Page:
UPDATE: Wisconsin Senate approves $3 billion for Foxconn
UPDATE: MADISON, Wis. (AP) --The Wisconsin Senate has approved nearly $3 billion in cash payments for Taiwan-based Foxconn Technology Group.
Foxconn plans to construct a massive flat-screen production factory in the state.
The Republican-controlled Senate on Tuesday discounted Democratic concerns about the unprecedented $3 billion incentive package and passed the bill on a 20-13 vote.
The proposal now heads to the Wisconsin Assembly for a final vote Thursday.
Democrats argue there aren't enough protections for taxpayers under the deal.
Republican Gov. Scott Walker negotiated the deal and has been touting the plant as a once-in-a-lifetime opportunity for the state. Foxconn has said it may invest $10 billion in the state and employ up to 13,000 people.
MADISON, Wis. (CBS 58) -- The plan to bring Foxconn to Wisconsin could be one step closer to reality by the end of the day.
The day has mostly been democrats slamming the nearly $3 billion tax incentive for Foxconn, but they don’t have the votes to stop it and all of their 13 amendments have been defeated.
The bill was passed out of the state’s joint finance committee last week. One of the main changes the committee made was to skip the state appeals court for Foxconn cases.
The senate now plans to give the Supreme Court the option to send it down to the appeals court if they want.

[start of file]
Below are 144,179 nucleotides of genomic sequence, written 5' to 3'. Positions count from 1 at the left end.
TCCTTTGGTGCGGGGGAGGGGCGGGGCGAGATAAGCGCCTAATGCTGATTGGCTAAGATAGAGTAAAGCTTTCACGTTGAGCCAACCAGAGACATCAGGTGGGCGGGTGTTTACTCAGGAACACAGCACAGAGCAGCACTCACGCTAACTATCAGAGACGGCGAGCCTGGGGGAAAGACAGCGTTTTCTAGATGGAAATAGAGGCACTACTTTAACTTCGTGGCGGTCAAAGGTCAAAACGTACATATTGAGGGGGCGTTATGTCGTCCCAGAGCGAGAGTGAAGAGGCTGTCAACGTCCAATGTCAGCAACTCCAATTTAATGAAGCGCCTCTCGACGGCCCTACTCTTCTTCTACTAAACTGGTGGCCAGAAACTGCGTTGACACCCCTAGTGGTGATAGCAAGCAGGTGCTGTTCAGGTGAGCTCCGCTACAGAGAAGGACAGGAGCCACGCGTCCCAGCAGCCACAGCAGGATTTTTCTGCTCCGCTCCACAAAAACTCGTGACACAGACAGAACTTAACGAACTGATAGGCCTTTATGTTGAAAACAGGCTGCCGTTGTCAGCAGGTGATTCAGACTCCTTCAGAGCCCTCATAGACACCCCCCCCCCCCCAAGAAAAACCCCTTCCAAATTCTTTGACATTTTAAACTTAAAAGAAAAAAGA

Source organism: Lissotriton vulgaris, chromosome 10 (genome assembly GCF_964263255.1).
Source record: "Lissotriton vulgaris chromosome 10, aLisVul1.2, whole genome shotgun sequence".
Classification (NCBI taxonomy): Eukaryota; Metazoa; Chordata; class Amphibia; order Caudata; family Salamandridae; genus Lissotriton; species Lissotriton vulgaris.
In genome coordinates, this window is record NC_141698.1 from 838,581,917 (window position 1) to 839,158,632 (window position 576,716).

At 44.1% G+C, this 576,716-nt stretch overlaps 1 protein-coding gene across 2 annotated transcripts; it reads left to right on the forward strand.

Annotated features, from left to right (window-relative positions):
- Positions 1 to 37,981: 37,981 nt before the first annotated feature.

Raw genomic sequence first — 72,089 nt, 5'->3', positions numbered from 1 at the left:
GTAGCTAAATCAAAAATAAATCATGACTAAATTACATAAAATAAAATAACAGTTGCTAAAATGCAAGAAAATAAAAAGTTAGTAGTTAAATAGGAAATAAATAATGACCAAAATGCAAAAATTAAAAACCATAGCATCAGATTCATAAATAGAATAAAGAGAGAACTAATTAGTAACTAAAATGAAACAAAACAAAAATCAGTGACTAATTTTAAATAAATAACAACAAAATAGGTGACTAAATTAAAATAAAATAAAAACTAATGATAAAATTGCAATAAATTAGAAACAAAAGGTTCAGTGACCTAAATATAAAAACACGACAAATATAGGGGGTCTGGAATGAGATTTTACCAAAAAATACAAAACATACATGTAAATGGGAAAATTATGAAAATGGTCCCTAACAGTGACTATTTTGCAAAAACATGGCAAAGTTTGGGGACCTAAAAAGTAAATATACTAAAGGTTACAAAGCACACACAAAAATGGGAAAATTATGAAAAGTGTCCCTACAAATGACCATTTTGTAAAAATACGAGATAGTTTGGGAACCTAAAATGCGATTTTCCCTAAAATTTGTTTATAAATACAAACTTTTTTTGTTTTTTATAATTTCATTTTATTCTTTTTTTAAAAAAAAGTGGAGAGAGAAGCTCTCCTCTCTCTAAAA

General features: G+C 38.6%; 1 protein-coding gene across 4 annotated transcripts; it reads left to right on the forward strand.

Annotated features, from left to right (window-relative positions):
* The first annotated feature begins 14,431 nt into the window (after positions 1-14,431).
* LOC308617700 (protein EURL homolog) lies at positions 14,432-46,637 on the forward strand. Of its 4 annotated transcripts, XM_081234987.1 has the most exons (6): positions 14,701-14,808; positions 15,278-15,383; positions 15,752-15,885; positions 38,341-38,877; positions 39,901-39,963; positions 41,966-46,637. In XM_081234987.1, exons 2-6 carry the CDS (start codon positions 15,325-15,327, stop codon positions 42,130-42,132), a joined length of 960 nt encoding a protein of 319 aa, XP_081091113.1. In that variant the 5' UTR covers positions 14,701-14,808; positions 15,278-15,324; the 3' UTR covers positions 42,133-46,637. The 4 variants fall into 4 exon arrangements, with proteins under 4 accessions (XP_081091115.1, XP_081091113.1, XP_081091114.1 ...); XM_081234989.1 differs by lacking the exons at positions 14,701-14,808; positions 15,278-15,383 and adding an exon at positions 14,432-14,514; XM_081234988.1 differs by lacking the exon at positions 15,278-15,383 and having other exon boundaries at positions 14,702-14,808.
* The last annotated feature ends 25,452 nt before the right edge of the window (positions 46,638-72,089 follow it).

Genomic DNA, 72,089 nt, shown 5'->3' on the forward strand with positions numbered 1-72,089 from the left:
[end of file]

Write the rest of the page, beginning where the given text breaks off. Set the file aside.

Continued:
Republicans continue to say the plan will bring thousands of jobs to the state.
Democrats say there aren’t enough safeguards in case Foxconn doesn’t follow through on the jobs.
There are now ways to get half that money back. I understand there’s something to deal with job credits down the line but there’s no accountability and we’re basically saying today in this legislation and we’re going to let an agency spend $3 billion and we don’t have any recourse at all.
“It’s a once in a lifetime kind of opportunity and we have to make sure we do our homework and make sure it’s a good deal for the state, but I would hate like heck to be sitting here ten years from now thinking gosh, we could have had that and they went someplace else,” said Senate President Pro Tem Howard Marklein (R) – Spring Green.
The measure is expected to pass the Senate. The new version would still need to be passed by the Assembly before it would go to the Governor’s desk.